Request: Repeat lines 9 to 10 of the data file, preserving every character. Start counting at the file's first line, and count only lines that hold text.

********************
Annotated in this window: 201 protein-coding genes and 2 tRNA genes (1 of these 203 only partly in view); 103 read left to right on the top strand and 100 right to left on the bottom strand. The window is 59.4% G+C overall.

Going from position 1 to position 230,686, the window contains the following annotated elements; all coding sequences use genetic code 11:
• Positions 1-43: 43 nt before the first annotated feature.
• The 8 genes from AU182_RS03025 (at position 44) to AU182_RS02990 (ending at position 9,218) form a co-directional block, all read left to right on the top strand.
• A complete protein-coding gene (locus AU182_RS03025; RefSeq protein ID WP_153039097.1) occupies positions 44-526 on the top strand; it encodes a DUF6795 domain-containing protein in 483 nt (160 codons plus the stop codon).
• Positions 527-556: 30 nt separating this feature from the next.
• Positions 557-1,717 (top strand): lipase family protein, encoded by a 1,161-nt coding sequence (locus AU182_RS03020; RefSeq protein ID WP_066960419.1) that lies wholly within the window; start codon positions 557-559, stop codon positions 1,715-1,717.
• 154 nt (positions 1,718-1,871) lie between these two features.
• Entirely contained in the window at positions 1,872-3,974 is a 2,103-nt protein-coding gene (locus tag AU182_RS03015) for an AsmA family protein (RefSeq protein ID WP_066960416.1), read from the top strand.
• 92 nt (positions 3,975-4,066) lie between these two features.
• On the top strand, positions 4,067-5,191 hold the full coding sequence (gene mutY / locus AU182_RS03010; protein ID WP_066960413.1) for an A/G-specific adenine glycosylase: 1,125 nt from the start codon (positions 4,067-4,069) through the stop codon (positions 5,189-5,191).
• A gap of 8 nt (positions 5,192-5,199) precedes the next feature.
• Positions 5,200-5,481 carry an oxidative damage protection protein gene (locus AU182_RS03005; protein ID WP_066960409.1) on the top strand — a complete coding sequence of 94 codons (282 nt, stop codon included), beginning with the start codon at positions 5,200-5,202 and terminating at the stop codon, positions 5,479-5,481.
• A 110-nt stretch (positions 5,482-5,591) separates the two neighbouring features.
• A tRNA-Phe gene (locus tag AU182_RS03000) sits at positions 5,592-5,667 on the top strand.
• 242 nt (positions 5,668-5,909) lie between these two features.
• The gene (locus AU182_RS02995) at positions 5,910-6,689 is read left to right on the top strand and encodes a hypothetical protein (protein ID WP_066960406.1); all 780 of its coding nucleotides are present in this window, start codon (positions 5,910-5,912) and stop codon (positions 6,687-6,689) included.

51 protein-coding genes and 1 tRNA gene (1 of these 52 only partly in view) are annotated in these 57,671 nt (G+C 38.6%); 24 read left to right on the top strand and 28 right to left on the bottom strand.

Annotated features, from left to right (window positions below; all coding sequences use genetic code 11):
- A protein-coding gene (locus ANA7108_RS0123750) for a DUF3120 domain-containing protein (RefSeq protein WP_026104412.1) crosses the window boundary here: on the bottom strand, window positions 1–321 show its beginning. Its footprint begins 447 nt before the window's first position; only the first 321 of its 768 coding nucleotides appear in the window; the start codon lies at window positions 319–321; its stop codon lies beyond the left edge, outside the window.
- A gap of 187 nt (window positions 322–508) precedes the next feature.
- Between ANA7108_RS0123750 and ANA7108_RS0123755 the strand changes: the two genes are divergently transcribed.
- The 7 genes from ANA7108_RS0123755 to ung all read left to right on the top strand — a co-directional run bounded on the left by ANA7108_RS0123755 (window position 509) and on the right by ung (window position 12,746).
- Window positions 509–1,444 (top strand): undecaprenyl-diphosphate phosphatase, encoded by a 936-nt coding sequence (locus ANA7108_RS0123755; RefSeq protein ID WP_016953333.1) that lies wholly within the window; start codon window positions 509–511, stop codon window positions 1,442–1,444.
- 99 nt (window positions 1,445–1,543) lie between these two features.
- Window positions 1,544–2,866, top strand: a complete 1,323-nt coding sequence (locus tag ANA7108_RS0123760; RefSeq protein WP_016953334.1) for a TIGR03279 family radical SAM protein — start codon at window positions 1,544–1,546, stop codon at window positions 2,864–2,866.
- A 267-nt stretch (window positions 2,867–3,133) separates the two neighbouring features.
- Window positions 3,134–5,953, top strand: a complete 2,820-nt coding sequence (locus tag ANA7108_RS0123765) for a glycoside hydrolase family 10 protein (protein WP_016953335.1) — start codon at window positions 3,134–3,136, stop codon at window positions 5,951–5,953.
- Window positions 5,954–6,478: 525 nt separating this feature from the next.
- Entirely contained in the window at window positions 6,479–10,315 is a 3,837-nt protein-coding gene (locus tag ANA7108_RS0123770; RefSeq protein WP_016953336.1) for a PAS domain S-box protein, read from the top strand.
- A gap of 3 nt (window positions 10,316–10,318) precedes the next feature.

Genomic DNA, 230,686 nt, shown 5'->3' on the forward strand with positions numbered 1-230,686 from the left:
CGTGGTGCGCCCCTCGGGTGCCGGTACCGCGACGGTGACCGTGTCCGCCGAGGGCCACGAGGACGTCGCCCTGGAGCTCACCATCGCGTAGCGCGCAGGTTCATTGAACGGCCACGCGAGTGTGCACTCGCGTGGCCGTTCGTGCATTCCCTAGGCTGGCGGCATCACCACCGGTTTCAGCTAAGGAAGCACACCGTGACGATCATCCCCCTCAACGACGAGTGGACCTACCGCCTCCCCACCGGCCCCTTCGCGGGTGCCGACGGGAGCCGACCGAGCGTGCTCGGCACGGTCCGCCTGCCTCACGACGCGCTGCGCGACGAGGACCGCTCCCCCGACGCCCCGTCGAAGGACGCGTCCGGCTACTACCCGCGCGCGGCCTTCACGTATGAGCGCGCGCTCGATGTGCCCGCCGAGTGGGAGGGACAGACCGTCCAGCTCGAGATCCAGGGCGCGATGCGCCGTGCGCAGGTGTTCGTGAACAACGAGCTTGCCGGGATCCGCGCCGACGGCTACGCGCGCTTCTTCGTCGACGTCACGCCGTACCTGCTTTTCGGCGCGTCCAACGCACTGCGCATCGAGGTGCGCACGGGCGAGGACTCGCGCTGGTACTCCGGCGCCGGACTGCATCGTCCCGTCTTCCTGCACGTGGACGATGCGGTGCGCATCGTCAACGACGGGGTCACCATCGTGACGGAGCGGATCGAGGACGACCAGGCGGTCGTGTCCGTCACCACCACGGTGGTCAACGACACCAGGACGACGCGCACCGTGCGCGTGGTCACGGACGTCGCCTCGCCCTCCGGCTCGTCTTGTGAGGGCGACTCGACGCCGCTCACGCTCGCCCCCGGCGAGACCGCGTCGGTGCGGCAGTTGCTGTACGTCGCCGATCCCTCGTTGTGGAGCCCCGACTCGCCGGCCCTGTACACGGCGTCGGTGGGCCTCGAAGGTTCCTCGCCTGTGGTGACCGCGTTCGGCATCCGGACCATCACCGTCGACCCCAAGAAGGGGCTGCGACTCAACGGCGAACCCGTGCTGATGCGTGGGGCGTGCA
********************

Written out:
• Entirely contained in the window at positions 1,872-3,974 is a 2,103-nt protein-coding gene (locus tag AU182_RS03015) for an AsmA family protein (RefSeq protein ID WP_066960416.1), read from the top strand.
• 92 nt (positions 3,975-4,066) lie between these two features.